Madama Butterfly/Der Rosenkavalier, Glyndebourne, Lewes, review: A breathtaking Butterfly, but Richard Jones goes overboard on the gags

★★★★☆ for ​Annilese Miskimmon’s breathtaking Madama Butterfly, ★★☆☆☆ for Richard Jones’s unfunny Der Rosenkavalier

Olga Busuioc and Joshua Guerrero in ‘Madama Butterfly’
Olga Busuioc and Joshua Guerrero in ‘Madama Butterfly’

​Annilese Miskimmon’s production of Madama Butterfly, with which Glyndebourne has opened its season, began life as a touring production two years ago, and like most touring productions it works on one all-purpose set.

But the unfussy realism of this set, by Nicky Shaw, perfectly suits Miskimmon’s directorial approach, which is both unusual and entirely successful. She has updated the story to the early Fifties, and set it in the context of both the American War Brides scheme, whereby American servicemen who married abroad could bring their wives home, and in the context of the Immigration Act of 1952 which allowed Japanese women to go to America in large numbers. Would that Trump’s America and Brexit Britain were so enlightened.

Thus, newsreel footage of ships going past the Statue of Liberty periodically appears on a grainy screen which Cio-Cio San (Olga Busuioc) watches like a home movie. And although this Moldavian soprano looks a tad more than the requisite 15, she does communicate iron determination to realise her American dream. Her Pinkerton (Joshua Guerrero) makes a convincing foil, first treating the affair as a passing fling, then falling head over heels in love, then shiftily evading all responsibility.

The casting is effective. Busuioc communicates by turns vulnerability, fury, and dignified acceptance of her fate, though her singing has power rather than beauty; Guerrero is winsomely melodious, and if Michael Sumuel’s vigorous Sharpless is a one-dimensional creation, Elizabeth DeShong’s dark-toned Suzuki comes across like the authentic voice of old Japan. The supporting characters conjure up an entirely believable clash of cultures.

And in her direction Miskimmon doesn’t put a foot wrong: this is the most sensitive and satisfying retelling of the tale I have seen in years. The scenes with the little son – notably the cherry blossom song – have an unforced naturalness, as do Cio-Cio San’s central duets with Pinkerton and Suzuki.

The orchestral interlude before the denouement, which in most productions becomes dramatic dead time, is here used to present the heroine’s original dream in a graceful, gauzy flashback. And her suicide takes place behind a screen, without the clichéd throat-slitting we might have expected in silhouette.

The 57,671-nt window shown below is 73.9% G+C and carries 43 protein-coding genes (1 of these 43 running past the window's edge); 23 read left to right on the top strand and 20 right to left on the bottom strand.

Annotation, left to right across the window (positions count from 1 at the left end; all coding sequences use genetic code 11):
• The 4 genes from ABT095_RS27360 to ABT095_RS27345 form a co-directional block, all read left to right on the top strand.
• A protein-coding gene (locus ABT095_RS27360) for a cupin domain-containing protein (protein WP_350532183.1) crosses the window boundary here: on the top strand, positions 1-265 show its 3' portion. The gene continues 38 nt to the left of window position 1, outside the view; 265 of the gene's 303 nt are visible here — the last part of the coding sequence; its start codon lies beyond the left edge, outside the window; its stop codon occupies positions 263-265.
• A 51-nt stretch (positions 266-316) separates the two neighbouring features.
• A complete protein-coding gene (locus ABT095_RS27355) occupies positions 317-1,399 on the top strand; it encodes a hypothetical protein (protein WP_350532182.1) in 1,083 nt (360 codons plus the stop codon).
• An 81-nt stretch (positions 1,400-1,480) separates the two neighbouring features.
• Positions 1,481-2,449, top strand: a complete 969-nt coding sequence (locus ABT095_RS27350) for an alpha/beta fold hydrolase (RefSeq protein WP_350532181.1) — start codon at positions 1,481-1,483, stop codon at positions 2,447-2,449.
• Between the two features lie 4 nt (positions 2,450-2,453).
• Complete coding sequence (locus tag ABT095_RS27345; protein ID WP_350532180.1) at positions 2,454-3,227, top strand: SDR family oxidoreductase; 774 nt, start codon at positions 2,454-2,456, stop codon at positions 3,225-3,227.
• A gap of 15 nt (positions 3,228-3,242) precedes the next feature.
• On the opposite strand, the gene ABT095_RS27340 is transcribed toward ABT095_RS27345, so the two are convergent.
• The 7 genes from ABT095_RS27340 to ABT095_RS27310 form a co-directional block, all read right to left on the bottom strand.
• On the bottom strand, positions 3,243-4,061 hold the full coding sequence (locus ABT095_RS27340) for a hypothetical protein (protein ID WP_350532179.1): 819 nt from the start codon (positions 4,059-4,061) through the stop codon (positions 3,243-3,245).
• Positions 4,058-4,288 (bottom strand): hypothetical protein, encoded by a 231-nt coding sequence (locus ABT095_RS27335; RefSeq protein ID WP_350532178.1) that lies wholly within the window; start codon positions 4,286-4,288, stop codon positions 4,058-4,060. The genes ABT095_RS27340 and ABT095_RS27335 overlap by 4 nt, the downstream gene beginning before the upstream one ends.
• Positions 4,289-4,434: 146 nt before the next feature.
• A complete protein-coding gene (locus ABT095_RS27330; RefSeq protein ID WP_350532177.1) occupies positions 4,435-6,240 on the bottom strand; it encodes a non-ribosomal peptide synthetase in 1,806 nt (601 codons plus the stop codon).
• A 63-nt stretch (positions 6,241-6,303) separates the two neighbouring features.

And if you want an additional reason to catch this show, there is one – in Omer Meir Wellber’s conducting, thanks to which the musical story unfolds in all its breathtaking beauty.

One could not similarly commend Robin Ticciati’s conducting of Der Rosenkavalier the following evening; the overture in particular was horribly scrambled. This was a revival of Richard Jones’s 2014 production which triggered a mischievously orchestrated hate campaign against male critics who had attacked the casting of the Marschallin’s supposedly irresistible young lover Octavian. But since the singer in question was not only hopelessly miscast, but also miscostumed and misdirected, the real villain of the piece was of course Jones himself.

This time round, with the American mezzo Kate Lindsey in the role, and with the opening scene entirely redirected, there was no such problem. Jones’s first version had the Marschallin standing provocatively stark naked in her bath: this time she only revealed her physical charms to her young lover, but the dramatic effect was paradoxically more erotic. And this Octavian was an entirely credible lover.

Rachel Willis-Sorensen made a youthful and vocally powerful Marschallin; Brindley Sherratt worked heroically to extract laughs with his Baron Ochs; Elizabeth Sutphen was effective in the role of the ingénue Sophie.

But the only scene where Strauss was allowed to cast his mysterious spell untrammelled was the duet in which the Marschallin ruminates on time and the death of love. Almost every other scene was brought to the point of collapse by the weight of the unfunny sight gags laid upon it.

Until 18 July (glyndebourne.com)

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